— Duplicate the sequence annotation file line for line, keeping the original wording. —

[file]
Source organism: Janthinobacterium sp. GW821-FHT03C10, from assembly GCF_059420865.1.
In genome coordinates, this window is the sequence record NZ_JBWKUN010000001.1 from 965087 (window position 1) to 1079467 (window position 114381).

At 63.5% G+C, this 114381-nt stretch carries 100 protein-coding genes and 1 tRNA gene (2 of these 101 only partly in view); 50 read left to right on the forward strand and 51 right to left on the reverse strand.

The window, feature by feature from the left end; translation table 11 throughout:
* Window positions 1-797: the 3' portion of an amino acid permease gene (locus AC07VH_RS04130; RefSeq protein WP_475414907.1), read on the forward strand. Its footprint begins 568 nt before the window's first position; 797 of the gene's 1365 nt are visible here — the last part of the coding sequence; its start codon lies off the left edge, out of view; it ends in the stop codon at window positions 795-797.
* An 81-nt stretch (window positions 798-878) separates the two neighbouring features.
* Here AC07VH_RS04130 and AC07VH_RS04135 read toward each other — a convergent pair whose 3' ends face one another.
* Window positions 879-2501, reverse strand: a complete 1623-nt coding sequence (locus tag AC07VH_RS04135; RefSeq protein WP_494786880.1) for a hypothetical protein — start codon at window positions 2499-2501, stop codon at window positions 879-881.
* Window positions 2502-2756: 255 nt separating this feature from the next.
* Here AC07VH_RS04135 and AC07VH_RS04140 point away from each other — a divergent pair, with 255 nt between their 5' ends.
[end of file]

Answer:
Source organism: Janthinobacterium sp. GW821-FHT03C10, from assembly GCF_059420865.1.
In genome coordinates, this window is the sequence record NZ_JBWKUN010000001.1 from 965087 (window position 1) to 1079467 (window position 114381).

At 63.5% G+C, this 114381-nt stretch carries 100 protein-coding genes and 1 tRNA gene (2 of these 101 only partly in view); 50 read left to right on the forward strand and 51 right to left on the reverse strand.

The window, feature by feature from the left end; translation table 11 throughout:
* Window positions 1-797: the 3' portion of an amino acid permease gene (locus AC07VH_RS04130; RefSeq protein WP_475414907.1), read on the forward strand. Its footprint begins 568 nt before the window's first position; 797 of the gene's 1365 nt are visible here — the last part of the coding sequence; its start codon lies off the left edge, out of view; it ends in the stop codon at window positions 795-797.
* An 81-nt stretch (window positions 798-878) separates the two neighbouring features.
* Here AC07VH_RS04130 and AC07VH_RS04135 read toward each other — a convergent pair whose 3' ends face one another.
* Window positions 879-2501, reverse strand: a complete 1623-nt coding sequence (locus tag AC07VH_RS04135; RefSeq protein WP_494786880.1) for a hypothetical protein — start codon at window positions 2499-2501, stop codon at window positions 879-881.
* Window positions 2502-2756: 255 nt separating this feature from the next.
* Here AC07VH_RS04135 and AC07VH_RS04140 point away from each other — a divergent pair, with 255 nt between their 5' ends.